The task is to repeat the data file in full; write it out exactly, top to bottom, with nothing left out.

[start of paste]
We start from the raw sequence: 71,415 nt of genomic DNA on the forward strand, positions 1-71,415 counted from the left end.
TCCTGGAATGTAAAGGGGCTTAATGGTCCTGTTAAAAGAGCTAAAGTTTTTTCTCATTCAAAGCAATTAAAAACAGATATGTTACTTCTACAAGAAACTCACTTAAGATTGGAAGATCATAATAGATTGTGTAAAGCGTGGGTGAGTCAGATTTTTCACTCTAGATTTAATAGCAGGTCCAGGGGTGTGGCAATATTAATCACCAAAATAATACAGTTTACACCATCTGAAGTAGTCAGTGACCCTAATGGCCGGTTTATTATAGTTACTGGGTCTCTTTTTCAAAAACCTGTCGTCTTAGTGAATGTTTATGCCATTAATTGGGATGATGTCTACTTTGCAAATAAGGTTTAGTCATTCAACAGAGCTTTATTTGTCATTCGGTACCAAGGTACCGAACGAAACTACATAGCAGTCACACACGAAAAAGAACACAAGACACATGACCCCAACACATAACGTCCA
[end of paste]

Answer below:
We start from the raw sequence: 71,415 nt of genomic DNA on the forward strand, positions 1-71,415 counted from the left end.
TCCTGGAATGTAAAGGGGCTTAATGGTCCTGTTAAAAGAGCTAAAGTTTTTTCTCATTCAAAGCAATTAAAAACAGATATGTTACTTCTACAAGAAACTCACTTAAGATTGGAAGATCATAATAGATTGTGTAAAGCGTGGGTGAGTCAGATTTTTCACTCTAGATTTAATAGCAGGTCCAGGGGTGTGGCAATATTAATCACCAAAATAATACAGTTTACACCATCTGAAGTAGTCAGTGACCCTAATGGCCGGTTTATTATAGTTACTGGGTCTCTTTTTCAAAAACCTGTCGTCTTAGTGAATGTTTATGCCATTAATTGGGATGATGTCTACTTTGCAAATAAGGTTTAGTCATTCAACAGAGCTTTATTTGTCATTCGGTACCAAGGTACCGAACGAAACTACATAGCAGTCACACACGAAAAAGAACACAAGACACATGACCCCAACACATAACGTCCA